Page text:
In an action to recover damages for breach of contract and breach of fiduciary duty, the plaintiff appeals from an order of the Supreme Court, Nassau County (Feinman, J.), dated December 10, 2008, which granted the defendants' motion to dismiss the complaint pursuant to CPLR 3211.
Published by New York State Law Reporting Bureau pursuant to Judiciary Law § 431.
This opinion is uncorrected and subject to revision before publication in the Official Reports.
STEVEN W. FISHER, J.P., RUTH C. BALKIN, SHERI S. ROMAN and SANDRA L. SGROI, JJ.
ORDERED that the order is affirmed, with costs.
The plaintiff's husband, an employee of the defendant Young Adult Institute, Inc. (hereinafter YAI), for more than 25 years, died in 2006 while still employed by YAI. At that time, the plaintiff became the successor beneficiary of her husband's retirement and employee benefit plans. One of those plans, the Supplemental Pension Plan and Trust for Certain Management Employees of YAI (hereinafter the Plan) provided a monthly income payment to the beneficiary for life. The plaintiff asserts in her complaint that after her husband's death, the defendant Joel M. Levy, the Chief Executive Officer of YAI, orally offered to make an unspecified lump sum payment to her in lieu of the monthly payments that she was entitled to under the Plan. The complaint further alleges that, after negotiations, YAI agreed to pay the plaintiff her benefits in the form of an annuity. On or about December 28, 2007, the plaintiff received a proposed release, which she signed, after unilaterally adding additional terms to the release that required, inter alia, that a commercial insurance product be purchased at YAI's expense to fund the annuity. This additional term was rejected by YAI.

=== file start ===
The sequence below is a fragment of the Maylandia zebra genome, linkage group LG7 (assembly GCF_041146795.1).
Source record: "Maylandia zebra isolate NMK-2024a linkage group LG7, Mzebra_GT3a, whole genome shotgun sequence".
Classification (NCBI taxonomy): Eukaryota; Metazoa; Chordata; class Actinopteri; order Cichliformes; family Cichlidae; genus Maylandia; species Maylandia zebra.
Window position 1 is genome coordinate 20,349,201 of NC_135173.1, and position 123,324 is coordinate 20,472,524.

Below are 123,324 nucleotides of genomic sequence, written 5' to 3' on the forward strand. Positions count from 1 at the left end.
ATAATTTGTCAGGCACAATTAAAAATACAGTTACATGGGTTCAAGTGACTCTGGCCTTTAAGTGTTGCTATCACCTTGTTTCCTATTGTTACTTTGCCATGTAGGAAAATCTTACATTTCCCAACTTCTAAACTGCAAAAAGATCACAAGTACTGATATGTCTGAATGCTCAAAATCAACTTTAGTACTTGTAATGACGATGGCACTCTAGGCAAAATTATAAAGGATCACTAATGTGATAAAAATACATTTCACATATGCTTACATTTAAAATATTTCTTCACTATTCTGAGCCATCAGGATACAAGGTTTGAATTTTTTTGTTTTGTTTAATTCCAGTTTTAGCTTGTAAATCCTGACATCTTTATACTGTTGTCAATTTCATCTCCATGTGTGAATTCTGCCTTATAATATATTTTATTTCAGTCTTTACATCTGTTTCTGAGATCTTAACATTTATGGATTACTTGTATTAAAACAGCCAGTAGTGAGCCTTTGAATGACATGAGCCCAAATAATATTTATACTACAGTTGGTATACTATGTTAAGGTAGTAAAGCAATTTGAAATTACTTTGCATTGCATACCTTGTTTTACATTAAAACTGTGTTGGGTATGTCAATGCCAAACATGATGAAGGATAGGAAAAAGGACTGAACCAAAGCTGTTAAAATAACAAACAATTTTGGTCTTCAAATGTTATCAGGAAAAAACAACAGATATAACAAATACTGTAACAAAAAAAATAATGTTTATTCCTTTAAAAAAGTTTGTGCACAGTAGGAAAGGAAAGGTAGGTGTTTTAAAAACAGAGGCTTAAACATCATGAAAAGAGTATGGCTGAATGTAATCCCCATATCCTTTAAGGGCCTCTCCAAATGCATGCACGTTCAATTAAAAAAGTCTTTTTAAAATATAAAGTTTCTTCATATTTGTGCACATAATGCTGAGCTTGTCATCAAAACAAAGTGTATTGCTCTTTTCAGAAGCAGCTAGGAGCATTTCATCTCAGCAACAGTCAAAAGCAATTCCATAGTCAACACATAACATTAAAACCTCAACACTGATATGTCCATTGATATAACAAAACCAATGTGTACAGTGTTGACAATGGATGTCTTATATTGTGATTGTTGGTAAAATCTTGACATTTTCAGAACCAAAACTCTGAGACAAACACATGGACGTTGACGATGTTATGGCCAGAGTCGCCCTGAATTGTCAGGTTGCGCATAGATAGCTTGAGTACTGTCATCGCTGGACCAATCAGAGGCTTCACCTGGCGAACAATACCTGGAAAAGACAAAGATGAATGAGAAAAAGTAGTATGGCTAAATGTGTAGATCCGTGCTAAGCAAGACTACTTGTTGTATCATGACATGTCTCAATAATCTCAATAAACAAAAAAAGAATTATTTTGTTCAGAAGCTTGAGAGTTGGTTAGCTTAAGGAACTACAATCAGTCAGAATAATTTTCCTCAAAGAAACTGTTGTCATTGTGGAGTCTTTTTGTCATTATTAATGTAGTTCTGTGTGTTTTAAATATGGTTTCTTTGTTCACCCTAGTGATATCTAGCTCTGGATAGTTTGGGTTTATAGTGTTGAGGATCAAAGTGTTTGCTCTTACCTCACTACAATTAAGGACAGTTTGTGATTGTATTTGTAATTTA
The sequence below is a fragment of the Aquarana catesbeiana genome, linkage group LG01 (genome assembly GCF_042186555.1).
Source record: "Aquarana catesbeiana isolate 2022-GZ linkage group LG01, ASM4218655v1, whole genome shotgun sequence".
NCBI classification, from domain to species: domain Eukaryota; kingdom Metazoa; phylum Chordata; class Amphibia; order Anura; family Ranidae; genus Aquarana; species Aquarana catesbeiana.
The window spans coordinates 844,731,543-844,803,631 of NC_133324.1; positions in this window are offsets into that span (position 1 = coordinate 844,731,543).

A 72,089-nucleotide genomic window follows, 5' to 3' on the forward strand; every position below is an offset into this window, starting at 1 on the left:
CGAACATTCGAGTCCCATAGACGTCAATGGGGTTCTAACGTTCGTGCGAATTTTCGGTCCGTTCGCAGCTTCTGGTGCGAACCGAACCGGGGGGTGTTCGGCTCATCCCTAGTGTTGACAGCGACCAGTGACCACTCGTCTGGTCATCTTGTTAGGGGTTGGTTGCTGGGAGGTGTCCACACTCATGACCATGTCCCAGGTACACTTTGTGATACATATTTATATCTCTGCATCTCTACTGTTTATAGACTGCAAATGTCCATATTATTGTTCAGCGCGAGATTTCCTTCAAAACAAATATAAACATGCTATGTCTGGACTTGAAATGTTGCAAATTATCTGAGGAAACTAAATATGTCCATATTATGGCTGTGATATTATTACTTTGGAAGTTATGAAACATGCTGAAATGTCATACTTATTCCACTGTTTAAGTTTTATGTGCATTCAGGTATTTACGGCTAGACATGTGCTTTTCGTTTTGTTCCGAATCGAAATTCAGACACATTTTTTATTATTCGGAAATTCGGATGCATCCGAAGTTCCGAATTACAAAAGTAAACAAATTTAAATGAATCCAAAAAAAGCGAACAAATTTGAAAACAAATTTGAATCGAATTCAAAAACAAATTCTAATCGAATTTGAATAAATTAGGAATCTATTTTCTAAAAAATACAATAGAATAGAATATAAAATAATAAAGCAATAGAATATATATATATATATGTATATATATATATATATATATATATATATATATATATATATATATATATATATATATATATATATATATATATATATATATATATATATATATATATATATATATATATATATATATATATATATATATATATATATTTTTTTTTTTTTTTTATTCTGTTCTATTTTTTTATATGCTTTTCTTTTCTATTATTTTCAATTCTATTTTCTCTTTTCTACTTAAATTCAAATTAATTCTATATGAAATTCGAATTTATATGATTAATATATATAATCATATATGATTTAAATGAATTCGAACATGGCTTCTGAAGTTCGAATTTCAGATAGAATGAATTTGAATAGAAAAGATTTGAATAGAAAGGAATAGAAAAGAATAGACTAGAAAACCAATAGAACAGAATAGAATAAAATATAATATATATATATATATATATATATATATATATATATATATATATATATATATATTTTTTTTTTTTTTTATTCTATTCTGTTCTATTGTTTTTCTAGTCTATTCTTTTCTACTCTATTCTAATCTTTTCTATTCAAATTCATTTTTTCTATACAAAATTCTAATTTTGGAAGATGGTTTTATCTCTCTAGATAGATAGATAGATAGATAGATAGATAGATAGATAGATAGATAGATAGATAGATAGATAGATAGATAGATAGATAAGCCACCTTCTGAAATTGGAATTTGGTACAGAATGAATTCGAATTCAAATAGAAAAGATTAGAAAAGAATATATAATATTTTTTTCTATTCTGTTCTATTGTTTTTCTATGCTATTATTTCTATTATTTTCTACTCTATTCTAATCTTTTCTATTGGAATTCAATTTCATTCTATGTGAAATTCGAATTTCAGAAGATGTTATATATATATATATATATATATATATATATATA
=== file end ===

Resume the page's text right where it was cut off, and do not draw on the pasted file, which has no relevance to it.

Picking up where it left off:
When YAI failed to purchase a commercial insurance product to fund the annuity, the plaintiff commenced this action against the defendants alleging that (1) although she released her claims against YAI in exchange for the protection afforded by the purchase of a commercial insurance product to fund the annuity, no annuity was purchased, (2) the defendants were required to make a lump sum payment to her in excess of $3,000,000 by virtue of an oral promise make by Joel M. Levy, the Chief Executive Officer of YAI, and (3) the defendants Joel M. Levy and Philip Levy, as trustees of the YAI retirement plan, breached a fiduciary duty owed to her by failing to purchase a commercial insurance product to fund the plan.
The defendants moved to dismiss the complaint pursuant to CPLR 3211. The Supreme Court granted the motion, and we affirm.
Accepting the allegations of the complaint as true, the allegations do not indicate any meeting of the minds with respect to the material terms of the alleged promise to pay the plaintiff a lump sum or to purchase a commercial annuity. Therefore, the plaintiff failed to state a cause of action sounding in breach of contract.
The elements of a cause of action to recover damages for breach of fiduciary duty are (1) the existence of a fiduciary relationship, (2) misconduct by the defendant, and (3) damages directly caused by the defendant's misconduct (see Kurtzman v Bergstol, 40 AD3d 588, 590). The plaintiff did not allege any misconduct by the defendants that caused her to sustain damages. Therefore, she did not state a cause of action sounding in breach of fiduciary duty.
The plaintiff's remaining contentions are without merit, or need not be addressed in light of our determination.
FISHER, J.P., BALKIN, ROMAN and SGROI, ...